township, but was regularly engaged in the work at Topeka. Transient ministers of other denominations discoursed at times to the people, but none
remained to effect church organization save the Methodists. After the building of schoolhouses, preaching was transferred to them, and they were made to serve the triple purpose of meeting-house, schoolhouse and voting-place for the
precinct. The first school building erected in the township was the one now
known as Union No. 1, and is situated about one and one-half miles south oi the village of Forest City. It was built in 1854, and John Covington was the
first teacher. Others were built as the increase of population demanded, and
at present each district is supplied with good frame buildings. The ”
old log schoolhouse ” of the days of auld lang syne has faded away, and comes to us only in visions of the past.
The first Sunday school organized in the township was at the house of
Thomas H. Ellsworth, in the spring of 1853. William Ellsworth was the first Superintendent. It continued at the residence of Mr. Ellsworth till the building of the schoolhouse in 1854, when it was transferred to that point. It finally became the nucleus of the first Sunday school established in the village.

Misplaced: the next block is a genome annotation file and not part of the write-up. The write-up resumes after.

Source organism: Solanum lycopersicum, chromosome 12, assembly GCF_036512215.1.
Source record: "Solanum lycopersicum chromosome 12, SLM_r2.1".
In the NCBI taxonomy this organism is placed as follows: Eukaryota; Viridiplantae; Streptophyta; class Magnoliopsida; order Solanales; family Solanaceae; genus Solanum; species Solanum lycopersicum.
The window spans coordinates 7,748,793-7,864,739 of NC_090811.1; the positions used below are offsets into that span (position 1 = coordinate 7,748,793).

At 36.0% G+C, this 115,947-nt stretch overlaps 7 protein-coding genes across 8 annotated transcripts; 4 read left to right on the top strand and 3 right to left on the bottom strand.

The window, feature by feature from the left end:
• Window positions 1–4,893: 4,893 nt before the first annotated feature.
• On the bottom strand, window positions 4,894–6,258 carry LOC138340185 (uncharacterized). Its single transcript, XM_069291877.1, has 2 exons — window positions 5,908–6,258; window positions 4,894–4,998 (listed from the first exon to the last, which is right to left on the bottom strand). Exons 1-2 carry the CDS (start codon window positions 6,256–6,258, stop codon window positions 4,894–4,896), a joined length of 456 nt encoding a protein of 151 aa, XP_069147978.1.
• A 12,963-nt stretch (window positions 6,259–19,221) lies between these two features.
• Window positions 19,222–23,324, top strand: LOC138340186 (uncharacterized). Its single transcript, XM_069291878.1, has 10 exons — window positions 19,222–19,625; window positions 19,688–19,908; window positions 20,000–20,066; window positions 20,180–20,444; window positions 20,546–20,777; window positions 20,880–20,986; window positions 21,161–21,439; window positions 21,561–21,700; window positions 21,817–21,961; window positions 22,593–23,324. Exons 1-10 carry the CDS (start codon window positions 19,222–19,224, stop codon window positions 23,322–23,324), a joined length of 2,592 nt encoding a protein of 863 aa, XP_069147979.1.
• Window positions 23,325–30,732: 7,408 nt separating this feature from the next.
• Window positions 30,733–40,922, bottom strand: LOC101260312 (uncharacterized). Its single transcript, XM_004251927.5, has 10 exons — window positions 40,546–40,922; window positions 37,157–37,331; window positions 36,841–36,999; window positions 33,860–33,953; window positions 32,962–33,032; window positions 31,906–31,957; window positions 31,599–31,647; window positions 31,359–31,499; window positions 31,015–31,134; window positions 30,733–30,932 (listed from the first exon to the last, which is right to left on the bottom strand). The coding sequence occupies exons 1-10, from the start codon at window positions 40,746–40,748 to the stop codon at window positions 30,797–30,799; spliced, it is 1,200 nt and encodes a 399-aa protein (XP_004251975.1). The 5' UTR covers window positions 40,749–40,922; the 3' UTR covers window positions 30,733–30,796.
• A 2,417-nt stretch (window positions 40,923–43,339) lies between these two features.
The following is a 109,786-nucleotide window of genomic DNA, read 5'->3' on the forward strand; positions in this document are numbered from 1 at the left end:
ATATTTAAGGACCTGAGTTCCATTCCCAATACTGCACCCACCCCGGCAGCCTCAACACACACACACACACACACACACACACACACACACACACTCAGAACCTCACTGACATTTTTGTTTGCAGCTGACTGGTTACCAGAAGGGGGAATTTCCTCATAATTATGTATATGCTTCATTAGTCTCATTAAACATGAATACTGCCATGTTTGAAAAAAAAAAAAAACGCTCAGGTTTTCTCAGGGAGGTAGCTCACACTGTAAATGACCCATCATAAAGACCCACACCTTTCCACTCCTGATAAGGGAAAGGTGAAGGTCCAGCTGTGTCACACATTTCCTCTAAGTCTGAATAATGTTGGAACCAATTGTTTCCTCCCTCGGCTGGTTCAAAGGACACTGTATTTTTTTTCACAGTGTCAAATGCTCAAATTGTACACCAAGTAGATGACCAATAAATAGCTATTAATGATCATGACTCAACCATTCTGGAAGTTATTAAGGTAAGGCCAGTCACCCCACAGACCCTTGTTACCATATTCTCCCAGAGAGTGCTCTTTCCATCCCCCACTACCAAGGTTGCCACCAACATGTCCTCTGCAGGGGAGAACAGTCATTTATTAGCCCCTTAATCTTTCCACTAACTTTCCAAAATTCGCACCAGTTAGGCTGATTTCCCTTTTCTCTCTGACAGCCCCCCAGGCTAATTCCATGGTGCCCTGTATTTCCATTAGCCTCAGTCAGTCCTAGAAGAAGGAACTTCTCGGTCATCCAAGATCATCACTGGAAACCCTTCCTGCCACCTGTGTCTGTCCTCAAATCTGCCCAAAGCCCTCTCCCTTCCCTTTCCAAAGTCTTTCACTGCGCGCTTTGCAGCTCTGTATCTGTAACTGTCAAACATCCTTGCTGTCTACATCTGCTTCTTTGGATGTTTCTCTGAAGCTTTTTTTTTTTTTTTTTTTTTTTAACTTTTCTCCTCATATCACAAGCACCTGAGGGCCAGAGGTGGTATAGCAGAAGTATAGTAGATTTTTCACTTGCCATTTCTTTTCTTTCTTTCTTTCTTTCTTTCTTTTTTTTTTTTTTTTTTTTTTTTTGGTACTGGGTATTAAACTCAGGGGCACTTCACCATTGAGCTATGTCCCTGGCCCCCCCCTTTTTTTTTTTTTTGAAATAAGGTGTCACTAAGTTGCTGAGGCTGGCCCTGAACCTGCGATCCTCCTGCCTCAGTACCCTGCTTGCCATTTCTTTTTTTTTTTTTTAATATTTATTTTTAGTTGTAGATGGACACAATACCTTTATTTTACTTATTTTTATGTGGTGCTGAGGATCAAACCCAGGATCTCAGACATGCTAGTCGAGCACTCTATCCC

A number of those who took part in the first organization are at present resi- dents of the village, and take a lively interest in the Sunday-school cause. There are two church edifices in the township outside of the village the German Methodist, or Albright, and the German Lutheran, or Lutheran Evangelical. The Albright Church was erected in 1856, and, as the congregation grew in numbers, the building in a few years became too small to accommodate it. In 1865, they rebuilt and greatly increased the size of their house. The
Church owns forty acres of valuable land, and upon this stands the church
building and parsonage. A neatly laid-out and kept cemetery also occupies a
portion of the tract. Their Church property has an estimated value of not less than $7,000. It is, perhaps, the wealthiest congregation in Mason County.
Most of its members are well-to-do farmers, living in this and adjacent townships. The building is located on a gentle rise of ground, from which a com- manding view of the country may be had on all sides ; its tall, white spire, pointing heavenward, presents a pleasing appearance to the traveler passing over the line of the P., P. J. Railroad. The Lutheran Church was built a year or two later, is in the same portion of the township, about one and one-half miles south of Bishop’s Station. It is also a frame church, and cost about $1,200.
Regular services are held, and a flourishing Sunday school is connected with it.
Forest City Township has a large per cent of German population, and, as
is usually the case, they are thriving, enterprising citizens, possessed of finely – improved farms, well stocked. Taken throughout its whole extent, this town
ship compares favorably with other portions of the county in. its adaptation to the growth of corn and the other cereals common to this latitude.